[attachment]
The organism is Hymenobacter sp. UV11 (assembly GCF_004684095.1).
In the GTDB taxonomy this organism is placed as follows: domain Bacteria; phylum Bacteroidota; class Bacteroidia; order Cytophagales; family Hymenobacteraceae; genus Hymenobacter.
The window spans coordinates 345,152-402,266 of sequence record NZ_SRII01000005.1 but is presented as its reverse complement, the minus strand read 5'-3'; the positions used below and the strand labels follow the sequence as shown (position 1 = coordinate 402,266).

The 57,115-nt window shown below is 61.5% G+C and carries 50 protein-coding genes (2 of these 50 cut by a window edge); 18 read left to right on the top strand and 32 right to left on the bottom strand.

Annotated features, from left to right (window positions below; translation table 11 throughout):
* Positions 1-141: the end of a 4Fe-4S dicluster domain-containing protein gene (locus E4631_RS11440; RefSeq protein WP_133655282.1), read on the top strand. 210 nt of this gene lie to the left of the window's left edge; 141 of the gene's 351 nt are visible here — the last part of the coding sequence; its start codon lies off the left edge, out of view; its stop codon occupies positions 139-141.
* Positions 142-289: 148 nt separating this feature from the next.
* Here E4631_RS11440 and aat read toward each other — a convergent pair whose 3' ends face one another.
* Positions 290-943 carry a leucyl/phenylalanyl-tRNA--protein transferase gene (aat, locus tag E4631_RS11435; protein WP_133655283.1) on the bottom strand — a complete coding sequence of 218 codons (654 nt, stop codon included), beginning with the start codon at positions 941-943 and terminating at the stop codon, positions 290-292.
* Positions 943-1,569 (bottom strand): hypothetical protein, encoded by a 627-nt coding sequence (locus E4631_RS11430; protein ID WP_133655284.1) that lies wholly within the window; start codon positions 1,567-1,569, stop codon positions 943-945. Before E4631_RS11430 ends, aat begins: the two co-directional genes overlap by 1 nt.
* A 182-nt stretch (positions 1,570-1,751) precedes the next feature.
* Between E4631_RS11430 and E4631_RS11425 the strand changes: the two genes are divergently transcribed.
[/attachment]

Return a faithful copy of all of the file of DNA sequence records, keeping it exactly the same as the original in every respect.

The organism is Hymenobacter sp. UV11 (assembly GCF_004684095.1).
In the GTDB taxonomy this organism is placed as follows: domain Bacteria; phylum Bacteroidota; class Bacteroidia; order Cytophagales; family Hymenobacteraceae; genus Hymenobacter.
The window spans coordinates 345,152-402,266 of sequence record NZ_SRII01000005.1 but is presented as its reverse complement, the minus strand read 5'-3'; the positions used below and the strand labels follow the sequence as shown (position 1 = coordinate 402,266).

The 57,115-nt window shown below is 61.5% G+C and carries 50 protein-coding genes (2 of these 50 cut by a window edge); 18 read left to right on the top strand and 32 right to left on the bottom strand.

Annotated features, from left to right (window positions below; translation table 11 throughout):
* Positions 1-141: the end of a 4Fe-4S dicluster domain-containing protein gene (locus E4631_RS11440; RefSeq protein WP_133655282.1), read on the top strand. 210 nt of this gene lie to the left of the window's left edge; 141 of the gene's 351 nt are visible here — the last part of the coding sequence; its start codon lies off the left edge, out of view; its stop codon occupies positions 139-141.
* Positions 142-289: 148 nt separating this feature from the next.
* Here E4631_RS11440 and aat read toward each other — a convergent pair whose 3' ends face one another.
* Positions 290-943 carry a leucyl/phenylalanyl-tRNA--protein transferase gene (aat, locus tag E4631_RS11435; protein WP_133655283.1) on the bottom strand — a complete coding sequence of 218 codons (654 nt, stop codon included), beginning with the start codon at positions 941-943 and terminating at the stop codon, positions 290-292.
* Positions 943-1,569 (bottom strand): hypothetical protein, encoded by a 627-nt coding sequence (locus E4631_RS11430; protein ID WP_133655284.1) that lies wholly within the window; start codon positions 1,567-1,569, stop codon positions 943-945. Before E4631_RS11430 ends, aat begins: the two co-directional genes overlap by 1 nt.
* A 182-nt stretch (positions 1,570-1,751) precedes the next feature.
* Between E4631_RS11430 and E4631_RS11425 the strand changes: the two genes are divergently transcribed.